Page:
Energy Bill [Lords]

Memorandum submitted by Sean Rush (partner, Memery Crystal LLP) in Respect to Sections 80-89 of The Energy Bill 2010/11 – Chapter 3: Upstream Petroleum Infrastructure (EN 24)


1. I refer to the Energy Bill 2010/11 (the " Bill "), and in particular to Chapter 3: Upstream Petroleum Infrastructure - Sections 80 to 89.

2. By way of background, I have worked as a solicitor in the United Kingdom oil and gas industry for fifteen years, largely as an in house lawyer for both large and intermediate sized companies. I have sat on the industry trade association (Oil & Gas UK, formally UKOOA) legal sub-committee and am a past Chairman of the International Bar Association's UK Energy Lawyers' Group. I am currently the head of oil and gas at London law firm, Memery Crystal LLP.

3. In the course of my career I have developed new offshore fields utilising own and third party infrastructure in the UK and Dutch sectors of the North Sea and on the East Coast of Canada. In addition I have developed and utilized infrastructure in North America where access rights are commonly subject to tariff regulation. I have recently represented one of the Scott Field owners in respect to an application by the Rochelle Field owners for the Secretary to exercise his powers relating to access under the current legislation.

4. I have undertaken post graduate research through the University of Dundee in the area of petroleum law and policy and have chosen access to infrastructure on the United Kingdom Continental Shelf (" UKCS ") as the subject of a thesis. In the course of my studies I have researched and produced two articles on the subject , one dealing with the industry s Infrastructure Code of Practice (" ICoP ") and a second one that describes how a common carrier system could be achieved using liberalization principles adopted in the onshore gas transmission market. These and further information about me can be found at my firm's web page ( ).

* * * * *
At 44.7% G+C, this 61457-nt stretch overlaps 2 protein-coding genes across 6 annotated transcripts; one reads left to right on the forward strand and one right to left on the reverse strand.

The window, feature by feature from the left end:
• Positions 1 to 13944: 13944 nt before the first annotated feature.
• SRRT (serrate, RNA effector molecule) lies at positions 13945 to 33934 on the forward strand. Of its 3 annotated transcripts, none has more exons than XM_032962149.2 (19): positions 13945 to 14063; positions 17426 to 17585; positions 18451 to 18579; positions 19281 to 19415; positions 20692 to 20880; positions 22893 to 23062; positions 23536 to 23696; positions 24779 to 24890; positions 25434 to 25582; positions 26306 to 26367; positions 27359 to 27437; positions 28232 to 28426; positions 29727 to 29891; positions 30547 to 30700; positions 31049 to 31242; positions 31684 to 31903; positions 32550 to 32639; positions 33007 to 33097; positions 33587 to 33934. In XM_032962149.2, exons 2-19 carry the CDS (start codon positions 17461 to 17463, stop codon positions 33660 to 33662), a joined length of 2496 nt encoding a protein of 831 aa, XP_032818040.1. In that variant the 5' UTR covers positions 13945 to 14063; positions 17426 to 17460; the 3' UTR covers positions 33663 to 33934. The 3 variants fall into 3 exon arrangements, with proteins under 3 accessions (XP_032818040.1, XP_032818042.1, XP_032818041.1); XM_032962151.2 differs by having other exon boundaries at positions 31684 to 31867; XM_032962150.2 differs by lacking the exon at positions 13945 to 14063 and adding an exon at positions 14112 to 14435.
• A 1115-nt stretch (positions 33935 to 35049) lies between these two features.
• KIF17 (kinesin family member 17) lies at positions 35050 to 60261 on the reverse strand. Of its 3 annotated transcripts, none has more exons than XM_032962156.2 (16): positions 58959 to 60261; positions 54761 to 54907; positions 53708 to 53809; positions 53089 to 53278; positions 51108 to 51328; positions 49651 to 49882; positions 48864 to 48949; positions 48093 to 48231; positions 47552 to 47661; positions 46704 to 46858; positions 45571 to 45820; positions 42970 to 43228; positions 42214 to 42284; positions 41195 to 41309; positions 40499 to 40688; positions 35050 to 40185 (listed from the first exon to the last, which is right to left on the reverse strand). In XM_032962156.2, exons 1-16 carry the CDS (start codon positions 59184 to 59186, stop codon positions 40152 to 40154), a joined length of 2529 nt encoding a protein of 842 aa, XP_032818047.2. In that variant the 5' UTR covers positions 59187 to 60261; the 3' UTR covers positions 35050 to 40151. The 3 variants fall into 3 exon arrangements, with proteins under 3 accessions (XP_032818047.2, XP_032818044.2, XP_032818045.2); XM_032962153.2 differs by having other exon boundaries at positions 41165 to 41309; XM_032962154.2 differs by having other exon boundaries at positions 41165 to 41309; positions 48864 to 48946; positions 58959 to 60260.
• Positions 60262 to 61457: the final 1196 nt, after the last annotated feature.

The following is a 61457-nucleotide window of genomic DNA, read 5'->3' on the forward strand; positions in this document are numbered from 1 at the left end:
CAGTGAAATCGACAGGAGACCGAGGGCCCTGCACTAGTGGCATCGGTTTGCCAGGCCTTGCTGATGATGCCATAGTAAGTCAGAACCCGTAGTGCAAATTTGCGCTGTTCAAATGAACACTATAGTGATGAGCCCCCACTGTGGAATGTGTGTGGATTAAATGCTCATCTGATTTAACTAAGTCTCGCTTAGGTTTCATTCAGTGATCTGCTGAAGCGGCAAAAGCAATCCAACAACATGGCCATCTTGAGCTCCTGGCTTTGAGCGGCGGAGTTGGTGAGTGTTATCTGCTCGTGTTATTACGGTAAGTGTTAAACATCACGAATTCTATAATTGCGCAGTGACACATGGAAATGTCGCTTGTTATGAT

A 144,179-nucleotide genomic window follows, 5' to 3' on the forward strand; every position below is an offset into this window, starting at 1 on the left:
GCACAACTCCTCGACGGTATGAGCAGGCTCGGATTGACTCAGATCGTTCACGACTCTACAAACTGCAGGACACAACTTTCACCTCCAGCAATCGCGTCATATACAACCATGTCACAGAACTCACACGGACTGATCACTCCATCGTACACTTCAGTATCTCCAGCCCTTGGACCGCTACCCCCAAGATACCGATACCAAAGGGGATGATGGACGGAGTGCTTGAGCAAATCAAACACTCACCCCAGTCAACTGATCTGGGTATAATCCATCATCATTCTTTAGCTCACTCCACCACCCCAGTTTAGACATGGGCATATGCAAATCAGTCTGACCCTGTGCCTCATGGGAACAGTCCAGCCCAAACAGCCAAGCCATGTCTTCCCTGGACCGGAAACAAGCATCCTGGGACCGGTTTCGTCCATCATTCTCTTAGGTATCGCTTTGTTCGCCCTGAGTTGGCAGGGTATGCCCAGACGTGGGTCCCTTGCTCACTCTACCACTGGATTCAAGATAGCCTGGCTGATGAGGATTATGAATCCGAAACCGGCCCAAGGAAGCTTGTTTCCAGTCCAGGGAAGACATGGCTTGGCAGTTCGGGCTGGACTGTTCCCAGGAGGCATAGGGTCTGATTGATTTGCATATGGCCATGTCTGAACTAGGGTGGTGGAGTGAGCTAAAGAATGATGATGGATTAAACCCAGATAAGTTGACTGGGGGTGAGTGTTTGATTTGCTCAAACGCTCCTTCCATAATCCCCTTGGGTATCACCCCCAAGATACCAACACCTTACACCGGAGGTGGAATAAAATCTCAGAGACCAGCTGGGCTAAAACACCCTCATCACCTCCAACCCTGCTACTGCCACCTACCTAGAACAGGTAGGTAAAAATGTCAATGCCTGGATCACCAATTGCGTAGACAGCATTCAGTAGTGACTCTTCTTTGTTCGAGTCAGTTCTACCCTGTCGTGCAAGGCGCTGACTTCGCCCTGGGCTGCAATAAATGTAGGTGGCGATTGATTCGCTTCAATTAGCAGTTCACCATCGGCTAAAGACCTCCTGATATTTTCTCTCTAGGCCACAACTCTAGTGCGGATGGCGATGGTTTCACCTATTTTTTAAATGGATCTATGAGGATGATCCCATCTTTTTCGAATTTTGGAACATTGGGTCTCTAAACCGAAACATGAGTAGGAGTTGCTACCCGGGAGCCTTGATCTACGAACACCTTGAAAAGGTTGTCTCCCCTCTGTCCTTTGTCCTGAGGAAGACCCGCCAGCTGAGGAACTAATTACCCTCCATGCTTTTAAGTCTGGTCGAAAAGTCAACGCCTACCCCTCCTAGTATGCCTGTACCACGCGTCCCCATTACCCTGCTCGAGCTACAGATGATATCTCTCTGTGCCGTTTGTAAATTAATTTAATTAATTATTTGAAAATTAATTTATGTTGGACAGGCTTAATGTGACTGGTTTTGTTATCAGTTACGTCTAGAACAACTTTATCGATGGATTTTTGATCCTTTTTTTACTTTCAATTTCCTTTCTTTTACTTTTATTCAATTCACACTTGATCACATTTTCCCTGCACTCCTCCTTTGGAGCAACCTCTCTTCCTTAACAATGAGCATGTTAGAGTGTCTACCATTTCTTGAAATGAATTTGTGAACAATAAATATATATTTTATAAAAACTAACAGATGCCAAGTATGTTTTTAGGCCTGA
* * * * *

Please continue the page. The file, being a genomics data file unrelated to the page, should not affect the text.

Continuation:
5. My firm, Memery Cry stal LLP , act for a number of investors , nominated advisers and other financiers who invest in the oil and gas industry. However, whilst it is clear that there are substantial reserves on the UKCS that are capable of earning an appropriate return on investment, the ability to monetise that investment by getting producti on to market remains a block to investment and reduces the competitiveness of the UKCS internationally .


6. I would like to congratulate the Government for addressing the issues involved in third party access to upstream petroleum infrastructure on the UKCS. Without question, open and non-discriminatory access to existing infrastructure is the only way that the UK will maximize the economic recovery of its indigenous reserves. It is an open question as to whether the Bill’s approach of "light handed" regulation that allows the market to set the terms for access will achieve that end. As new fields get smaller, their value to infrastructure owners diminishes and the negotiating position of new field owners gets weaker to a point where private, bi-lateral, contracts of carriage are difficult to secure using market forces.